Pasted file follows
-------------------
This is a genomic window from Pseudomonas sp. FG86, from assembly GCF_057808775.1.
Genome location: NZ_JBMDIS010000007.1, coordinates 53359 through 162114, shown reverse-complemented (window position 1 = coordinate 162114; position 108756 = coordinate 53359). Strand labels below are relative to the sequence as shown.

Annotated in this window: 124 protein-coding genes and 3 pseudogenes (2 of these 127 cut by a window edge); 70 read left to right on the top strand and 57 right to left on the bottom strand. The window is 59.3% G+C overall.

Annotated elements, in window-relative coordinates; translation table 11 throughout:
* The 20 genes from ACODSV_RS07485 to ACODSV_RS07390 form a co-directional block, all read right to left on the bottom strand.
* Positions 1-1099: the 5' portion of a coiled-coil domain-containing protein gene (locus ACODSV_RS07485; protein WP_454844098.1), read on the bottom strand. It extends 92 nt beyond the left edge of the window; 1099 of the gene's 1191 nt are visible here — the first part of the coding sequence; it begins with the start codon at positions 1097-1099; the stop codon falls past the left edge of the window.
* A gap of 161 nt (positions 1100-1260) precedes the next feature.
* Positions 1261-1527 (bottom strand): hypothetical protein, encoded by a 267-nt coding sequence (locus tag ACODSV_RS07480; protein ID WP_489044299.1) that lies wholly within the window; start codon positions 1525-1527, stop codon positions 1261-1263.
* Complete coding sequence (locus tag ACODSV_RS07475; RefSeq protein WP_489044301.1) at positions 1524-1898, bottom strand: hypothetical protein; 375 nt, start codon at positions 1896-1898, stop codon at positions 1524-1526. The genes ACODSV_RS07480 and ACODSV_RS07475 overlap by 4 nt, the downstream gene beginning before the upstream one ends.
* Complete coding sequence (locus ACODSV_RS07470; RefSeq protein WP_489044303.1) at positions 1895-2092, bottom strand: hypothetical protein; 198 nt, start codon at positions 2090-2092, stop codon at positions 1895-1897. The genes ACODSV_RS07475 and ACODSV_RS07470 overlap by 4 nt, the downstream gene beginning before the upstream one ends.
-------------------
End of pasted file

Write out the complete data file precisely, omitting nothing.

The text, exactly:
This is a genomic window from Pseudomonas sp. FG86, from assembly GCF_057808775.1.
Genome location: NZ_JBMDIS010000007.1, coordinates 53359 through 162114, shown reverse-complemented (window position 1 = coordinate 162114; position 108756 = coordinate 53359). Strand labels below are relative to the sequence as shown.

Annotated in this window: 124 protein-coding genes and 3 pseudogenes (2 of these 127 cut by a window edge); 70 read left to right on the top strand and 57 right to left on the bottom strand. The window is 59.3% G+C overall.

Annotated elements, in window-relative coordinates; translation table 11 throughout:
* The 20 genes from ACODSV_RS07485 to ACODSV_RS07390 form a co-directional block, all read right to left on the bottom strand.
* Positions 1-1099: the 5' portion of a coiled-coil domain-containing protein gene (locus ACODSV_RS07485; protein WP_454844098.1), read on the bottom strand. It extends 92 nt beyond the left edge of the window; 1099 of the gene's 1191 nt are visible here — the first part of the coding sequence; it begins with the start codon at positions 1097-1099; the stop codon falls past the left edge of the window.
* A gap of 161 nt (positions 1100-1260) precedes the next feature.
* Positions 1261-1527 (bottom strand): hypothetical protein, encoded by a 267-nt coding sequence (locus tag ACODSV_RS07480; protein ID WP_489044299.1) that lies wholly within the window; start codon positions 1525-1527, stop codon positions 1261-1263.
* Complete coding sequence (locus tag ACODSV_RS07475; RefSeq protein WP_489044301.1) at positions 1524-1898, bottom strand: hypothetical protein; 375 nt, start codon at positions 1896-1898, stop codon at positions 1524-1526. The genes ACODSV_RS07480 and ACODSV_RS07475 overlap by 4 nt, the downstream gene beginning before the upstream one ends.
* Complete coding sequence (locus ACODSV_RS07470; RefSeq protein WP_489044303.1) at positions 1895-2092, bottom strand: hypothetical protein; 198 nt, start codon at positions 2090-2092, stop codon at positions 1895-1897. The genes ACODSV_RS07475 and ACODSV_RS07470 overlap by 4 nt, the downstream gene beginning before the upstream one ends.